Third, several years ago I half-reviewed a book of Darwin quotations that unfortunately missed the mark. I commented that such a book would be best tackled by an historian of science, and since then one has indeed been produced by not just a stellar historian of science, but Darwin’s most delightful biographer, Janet Browne. In the style of their successful quotation book for Albert Einstein, Princeton University Press has published The Quotable Darwin (2017; order from Amazon.com or Powell’s City of Books).
Browne’s expertise from her years working on the Darwin Correspondence Project followed by her two-volume biography (Voyaging and The Power of Place) lends to a properly compiled selection of words. Browne writes in her preface, “This volume of quotations from Darwin’s writings digs into the historical records to show the remarkable contrasts of his life and times in his own words and in the words of his friends, contemporaries, and family. In print, Darwin was not much given to aphoristic turns of phrase, and he was cautious in the way he expressed his scientific ideas… However, his private letters and notebooks reveal his thoughts as bold and incisive.” The collection is organized by theme, which is also roughly chronological, the main sections being Early Life and the Voyage of the Beagle, Marriage and Scientific Work, Origin of Species, Mankind, On Himself, and Friends and Family. Each quotation includes a citation for the book, notebook, letter, etc. from where it comes. A chronology of his life at the beginning of the book is useful, as are a variety of portraits of Darwin interspersed throughout, providing a visual of his own transformation. An extensive index makes finding quotations on a particular topic an easy task. The final quotation in the collection – “It is not the strongest of the species that survives, nor the most intelligent. It is the one that is most adaptable to change” – is rightly cited as “Misattributed to Darwin.” You can view of selection of quotes here, and enjoy these images from Princeton University Press’s Twitter feed (click each image to enlarge):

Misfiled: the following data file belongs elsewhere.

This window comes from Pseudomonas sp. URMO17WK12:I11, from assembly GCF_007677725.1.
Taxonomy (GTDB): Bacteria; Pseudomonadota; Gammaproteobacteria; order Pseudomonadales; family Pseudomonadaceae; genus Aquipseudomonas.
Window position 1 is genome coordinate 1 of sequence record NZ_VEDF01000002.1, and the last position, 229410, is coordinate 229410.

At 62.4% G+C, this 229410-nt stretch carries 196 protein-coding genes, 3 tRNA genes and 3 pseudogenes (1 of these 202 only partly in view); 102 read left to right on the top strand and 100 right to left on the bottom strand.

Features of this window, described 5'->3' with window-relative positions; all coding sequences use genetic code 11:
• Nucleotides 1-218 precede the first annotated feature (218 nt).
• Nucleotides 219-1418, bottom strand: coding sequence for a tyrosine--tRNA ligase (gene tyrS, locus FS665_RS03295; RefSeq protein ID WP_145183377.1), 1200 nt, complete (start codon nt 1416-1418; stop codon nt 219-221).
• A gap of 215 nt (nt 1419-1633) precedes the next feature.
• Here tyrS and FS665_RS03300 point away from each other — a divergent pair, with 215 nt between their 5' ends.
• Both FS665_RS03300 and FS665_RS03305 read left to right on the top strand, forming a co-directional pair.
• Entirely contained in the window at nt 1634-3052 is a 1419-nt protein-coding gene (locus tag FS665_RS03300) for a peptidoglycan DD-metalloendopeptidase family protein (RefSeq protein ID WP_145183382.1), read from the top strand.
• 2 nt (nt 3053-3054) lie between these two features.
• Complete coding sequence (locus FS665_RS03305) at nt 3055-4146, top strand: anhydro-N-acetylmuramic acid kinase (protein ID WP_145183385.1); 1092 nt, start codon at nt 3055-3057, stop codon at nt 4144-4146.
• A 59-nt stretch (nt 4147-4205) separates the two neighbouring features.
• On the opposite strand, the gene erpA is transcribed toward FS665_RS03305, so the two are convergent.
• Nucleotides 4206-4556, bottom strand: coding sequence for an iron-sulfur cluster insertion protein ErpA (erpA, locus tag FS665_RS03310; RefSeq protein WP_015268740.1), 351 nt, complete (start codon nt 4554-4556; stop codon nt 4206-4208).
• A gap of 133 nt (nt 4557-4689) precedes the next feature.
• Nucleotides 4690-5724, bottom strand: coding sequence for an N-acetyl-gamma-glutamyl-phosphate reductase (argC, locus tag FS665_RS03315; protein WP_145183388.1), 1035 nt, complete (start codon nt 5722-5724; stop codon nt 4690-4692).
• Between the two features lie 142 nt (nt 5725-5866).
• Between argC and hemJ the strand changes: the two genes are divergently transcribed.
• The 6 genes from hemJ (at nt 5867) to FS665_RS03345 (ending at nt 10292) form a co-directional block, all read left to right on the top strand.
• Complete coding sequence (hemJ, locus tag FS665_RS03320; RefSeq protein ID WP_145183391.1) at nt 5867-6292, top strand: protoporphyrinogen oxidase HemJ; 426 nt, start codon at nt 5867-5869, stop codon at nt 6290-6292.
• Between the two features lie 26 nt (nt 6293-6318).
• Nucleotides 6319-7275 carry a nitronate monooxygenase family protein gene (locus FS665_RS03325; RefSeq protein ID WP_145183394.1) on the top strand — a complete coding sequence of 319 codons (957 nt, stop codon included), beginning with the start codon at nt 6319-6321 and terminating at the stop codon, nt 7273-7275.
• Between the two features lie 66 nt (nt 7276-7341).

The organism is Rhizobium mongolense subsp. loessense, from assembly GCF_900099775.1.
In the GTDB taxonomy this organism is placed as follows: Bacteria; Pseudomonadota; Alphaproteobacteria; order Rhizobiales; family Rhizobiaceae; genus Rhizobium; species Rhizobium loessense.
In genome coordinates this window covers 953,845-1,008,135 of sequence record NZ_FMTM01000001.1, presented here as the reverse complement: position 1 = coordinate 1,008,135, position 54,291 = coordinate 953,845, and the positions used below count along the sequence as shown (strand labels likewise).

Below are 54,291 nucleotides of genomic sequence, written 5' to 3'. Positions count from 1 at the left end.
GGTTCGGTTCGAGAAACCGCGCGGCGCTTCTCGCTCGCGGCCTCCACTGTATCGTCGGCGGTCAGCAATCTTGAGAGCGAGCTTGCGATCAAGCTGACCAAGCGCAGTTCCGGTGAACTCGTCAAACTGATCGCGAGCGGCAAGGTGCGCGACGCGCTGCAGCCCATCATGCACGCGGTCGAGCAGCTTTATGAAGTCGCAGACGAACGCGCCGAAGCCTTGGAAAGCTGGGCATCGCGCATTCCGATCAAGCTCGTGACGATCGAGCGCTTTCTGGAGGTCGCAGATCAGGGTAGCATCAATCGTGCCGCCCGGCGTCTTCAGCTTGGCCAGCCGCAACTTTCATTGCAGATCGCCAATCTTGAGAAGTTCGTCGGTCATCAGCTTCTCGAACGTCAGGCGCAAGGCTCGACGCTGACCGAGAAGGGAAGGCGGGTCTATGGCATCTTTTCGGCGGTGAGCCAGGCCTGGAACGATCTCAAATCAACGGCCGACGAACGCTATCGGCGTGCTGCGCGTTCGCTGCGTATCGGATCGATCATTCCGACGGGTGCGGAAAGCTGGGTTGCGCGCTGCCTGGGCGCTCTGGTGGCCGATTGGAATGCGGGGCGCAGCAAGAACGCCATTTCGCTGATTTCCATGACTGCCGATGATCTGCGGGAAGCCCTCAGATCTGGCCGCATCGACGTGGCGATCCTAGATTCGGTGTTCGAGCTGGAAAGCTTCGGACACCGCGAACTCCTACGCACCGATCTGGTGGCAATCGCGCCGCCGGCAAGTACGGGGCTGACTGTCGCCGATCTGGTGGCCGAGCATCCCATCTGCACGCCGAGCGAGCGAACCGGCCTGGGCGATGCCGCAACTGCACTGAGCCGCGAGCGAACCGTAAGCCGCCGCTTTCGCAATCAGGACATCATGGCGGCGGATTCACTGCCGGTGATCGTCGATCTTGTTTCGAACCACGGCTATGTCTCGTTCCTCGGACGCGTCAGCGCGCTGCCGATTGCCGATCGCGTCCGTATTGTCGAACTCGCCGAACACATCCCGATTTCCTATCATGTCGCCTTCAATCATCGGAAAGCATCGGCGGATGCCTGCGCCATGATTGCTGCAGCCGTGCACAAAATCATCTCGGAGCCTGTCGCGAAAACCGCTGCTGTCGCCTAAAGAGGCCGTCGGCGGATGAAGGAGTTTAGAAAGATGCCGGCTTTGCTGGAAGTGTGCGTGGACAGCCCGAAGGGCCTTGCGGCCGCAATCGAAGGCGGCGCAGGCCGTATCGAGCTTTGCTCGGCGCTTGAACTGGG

Finally, here some other recent Darwin and evolution titles I suggest for holiday gift giving:
- Evolution: What the Fossils Say and Why It Matters (2nd ed.) by Donald Prothero (Powell’s/Amazon)
- Collecting Evolution: The Galapagos Expedition that Vindicated Darwin by Matthew J. James (Powell’s/Amazon)
- How to Tame a Fox (and Build a Dog): Visionary Scientists and a Siberian Tale of Jump-Started Evolution by Lee Alan Dugatkin and Lyudmila Trut (Powell’s/Amazon)
- The Evolution of Beauty: How Darwin’s Forgotten Theory of Mate Choice Shapes the Animal World – and Us by Richard O. Prum (Powell’s/Amazon)
- Improbable Destinies: Fate, Chance, and the Future of Evolution by Jonathan B. Losos (Powell’s/Amazon)
- Darwin and Women: A Selection of Letters edited by Samantha Evans (Powell’s/Amazon)
- Darwin’s First Theory: Exploring Darwin’s Quest for a Theory of Earth by Rob Wesson (Powell’s/Amazon)
- Origins of Darwin’s Evolution: Solving the Species Puzzle Through Time and Place by J. David Archibald (Powell’s/Amazon)
- Charles Darwin’s Life With Birds: His Complete Ornithology by Clifford B. Frith (Powell’s/Amazon)
- Debating Darwin by Robert J. Richards and Michael Ruse (Powell’s/Amazon)
- Darwin and the Making of Sexual Selection by Evelleen Richards (Powell’s/Amazon)
- God’s Word or Human Reason?: An Inside Perspective on Creationism
by Jonathan Kane, Emily Willoughby, and T. Michael Keesey (Amazon)
- Discovering the Mammoth: A Tale of Giants, Unicorns, Ivory, and the Birth of a New Science by John J. McKay (Powell’s/Amazon)
- Grandmother Fish: A Child’s First Book of Evolution by Jonathan Tweet (Powell’s/Amazon)
- Charles Darwin’s Around-the-World Adventure by Jennifer Thermes (Powell’s/Amazon)
* Links to Amazon and Powell’s Books are affiliate links.